They are very expensive to buy, and I'm afraid this wouldn't fit in our new apartment (and the neighbors would probably complain about the water everywhere...), so private ownership may not be an option for most of us. And that's where it's time to get creative! Where else can you get access too a good hot tub? Any local fitness centers, spas or swimming pools have one? Any sports clubs or other places where you can become a member? Do you have friends, family members or acquaintances who could have one, and might be inclined to invite you over every now and again? Don't be afraid to ask for help, it's your pain relief and life quality we're talking about!
Many expensive hotels have a spa section with a good jacuzzi, and it's not too expensive to buy a day ticket. They also often have offers if you pay for several visits at a time, like coupons. That sort of thing is also the perfect Christmas present for a friend who suffers from chronic muscle pain or back pain, so spread the link to this post to your loved ones to let them know!
The road to healing is lined with many pit stops. And pill jars. And disappointments.
While marveling about my 5 pill free (and 3 pain-free!!) weeks I took a moment to consider my pharmaceutical biography. Which medications have I been on, when, and for how long? It all started with a small box of Ibuprofen, back in 1993 when I was struggling with a bad tendinitis that just wouldn't go away. My chiropractor actually advised me to take those pills, when after several weeks his treatment wasn't helping. I thought that was a bad sign, but I tried the ibuprofen for a week or two before ditching both the pills and the chiropractor. Turned out later that the tendinitis was the onset of my RA, which meant that my pharmaceutical biography was about to get a LOT more complicated.
Then came chemo, cortisone and a bunch of other stuff that I'd rather not think about. I think every doctor or specialist I've ever seen has prescribed me at least one new kind of medication. I must have been prescribed at least 30-40 different kinds, and I haven't tried half of them. Half of them give me stomachaches, half of them make me queasy. And the other half;) ?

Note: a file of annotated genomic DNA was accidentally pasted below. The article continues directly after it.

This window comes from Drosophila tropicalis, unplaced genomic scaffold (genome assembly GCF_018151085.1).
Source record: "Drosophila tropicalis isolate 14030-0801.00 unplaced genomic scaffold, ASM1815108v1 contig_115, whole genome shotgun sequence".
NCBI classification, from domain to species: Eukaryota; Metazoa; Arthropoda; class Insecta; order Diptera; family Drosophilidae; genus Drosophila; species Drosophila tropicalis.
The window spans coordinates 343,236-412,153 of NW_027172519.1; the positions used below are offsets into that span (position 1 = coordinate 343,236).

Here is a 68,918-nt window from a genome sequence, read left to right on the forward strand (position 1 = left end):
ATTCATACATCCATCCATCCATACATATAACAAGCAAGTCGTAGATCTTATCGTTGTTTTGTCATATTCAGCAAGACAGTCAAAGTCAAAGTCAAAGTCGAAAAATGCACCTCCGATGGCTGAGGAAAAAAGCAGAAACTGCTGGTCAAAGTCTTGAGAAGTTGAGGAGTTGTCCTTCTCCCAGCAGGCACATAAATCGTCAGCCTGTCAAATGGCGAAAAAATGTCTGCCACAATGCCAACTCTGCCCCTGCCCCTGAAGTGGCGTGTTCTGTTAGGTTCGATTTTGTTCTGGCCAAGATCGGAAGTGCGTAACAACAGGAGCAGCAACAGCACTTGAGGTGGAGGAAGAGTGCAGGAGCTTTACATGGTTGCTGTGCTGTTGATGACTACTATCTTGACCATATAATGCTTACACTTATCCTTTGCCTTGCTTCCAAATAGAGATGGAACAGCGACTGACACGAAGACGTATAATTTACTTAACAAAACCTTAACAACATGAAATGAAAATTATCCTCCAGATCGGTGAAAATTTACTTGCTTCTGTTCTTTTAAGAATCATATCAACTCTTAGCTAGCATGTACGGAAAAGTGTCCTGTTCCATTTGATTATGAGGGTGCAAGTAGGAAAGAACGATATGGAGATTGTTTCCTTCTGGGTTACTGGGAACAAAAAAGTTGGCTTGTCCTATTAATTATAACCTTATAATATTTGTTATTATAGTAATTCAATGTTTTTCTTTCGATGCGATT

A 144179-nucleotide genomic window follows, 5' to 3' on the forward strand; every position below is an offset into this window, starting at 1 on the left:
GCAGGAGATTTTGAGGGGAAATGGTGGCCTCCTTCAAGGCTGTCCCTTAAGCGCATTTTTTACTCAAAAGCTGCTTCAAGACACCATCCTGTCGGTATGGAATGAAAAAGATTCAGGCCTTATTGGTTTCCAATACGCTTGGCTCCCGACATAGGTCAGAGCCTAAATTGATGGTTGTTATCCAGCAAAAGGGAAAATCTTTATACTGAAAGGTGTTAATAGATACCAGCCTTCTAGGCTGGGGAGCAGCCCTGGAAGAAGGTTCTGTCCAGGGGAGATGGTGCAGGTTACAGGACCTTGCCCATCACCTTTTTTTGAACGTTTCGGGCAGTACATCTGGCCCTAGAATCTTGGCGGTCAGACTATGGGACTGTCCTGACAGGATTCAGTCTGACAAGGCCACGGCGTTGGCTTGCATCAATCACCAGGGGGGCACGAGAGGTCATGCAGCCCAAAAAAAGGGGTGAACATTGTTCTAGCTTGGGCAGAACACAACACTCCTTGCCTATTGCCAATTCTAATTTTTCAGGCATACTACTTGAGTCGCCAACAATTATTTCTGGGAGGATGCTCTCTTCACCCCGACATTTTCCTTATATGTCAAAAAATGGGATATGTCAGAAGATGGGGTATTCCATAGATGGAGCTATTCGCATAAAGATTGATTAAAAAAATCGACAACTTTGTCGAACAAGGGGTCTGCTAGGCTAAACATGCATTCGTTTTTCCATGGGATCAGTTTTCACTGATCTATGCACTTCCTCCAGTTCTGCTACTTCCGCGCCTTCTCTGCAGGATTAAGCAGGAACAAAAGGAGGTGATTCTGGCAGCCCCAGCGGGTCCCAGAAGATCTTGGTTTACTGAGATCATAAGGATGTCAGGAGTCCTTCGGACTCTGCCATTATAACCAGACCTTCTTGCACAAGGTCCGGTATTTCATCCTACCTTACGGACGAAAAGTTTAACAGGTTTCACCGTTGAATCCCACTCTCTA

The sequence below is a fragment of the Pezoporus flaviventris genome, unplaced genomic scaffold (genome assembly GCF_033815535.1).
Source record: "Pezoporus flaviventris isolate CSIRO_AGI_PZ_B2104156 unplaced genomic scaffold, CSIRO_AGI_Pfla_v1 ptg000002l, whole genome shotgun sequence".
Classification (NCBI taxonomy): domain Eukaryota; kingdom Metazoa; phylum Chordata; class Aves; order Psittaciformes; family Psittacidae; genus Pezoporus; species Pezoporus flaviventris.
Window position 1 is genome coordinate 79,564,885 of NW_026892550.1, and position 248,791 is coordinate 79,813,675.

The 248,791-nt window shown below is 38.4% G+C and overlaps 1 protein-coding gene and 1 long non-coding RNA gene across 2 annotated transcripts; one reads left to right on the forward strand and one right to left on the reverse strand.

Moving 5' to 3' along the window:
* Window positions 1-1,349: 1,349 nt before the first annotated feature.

Eerily enough, 17 years and a wheelbarrow of prescriptions later, what was the last kind of pill I was still using? Exactly, Ibuprofen. 400 mg 1-3 times a week. And now I've stopped. Funny, it's like I've gone full circle in a way...
Whether you're new or old in the chronic pain game, I advice you to keep a record for yourself of which medications you use and how you react to them. Keep a health journal, where you take note of your pain levels and also your medication and treatment. One day that information may well be the key to your healing.
You know that feeling, when something has changed, but you can't tell what it is? It started sneaking up on me last week. I was having breakfast - something was different. I was brushing my teeth - something was different. Then Sunday night I opened my bathroom drawer and saw them.
My pain pills.
I haven't taken any in five -5- whole weeks.
Remember my little straight edge experiment? I cut prescription meds four years ago, but have been taking ibuprofen and tylenol regularly the last two years. This last year my pain has been getting a lot worse again, and I went to my doctor who sent me home with a bunch of prescriptions. I sat looking at them and they sat looking at me. I thought, hmm, I don't want to start taking daily medication again. What if I postpone getting these from the pharmacy for a month, try taking absolutely nothing, implement all my other pain relief strategies (that you can read about in this blog) and see what happens? As I've described, I had some pretty heavy flares the first two weeks, but .... the last three weeks...? Absolutely nothing.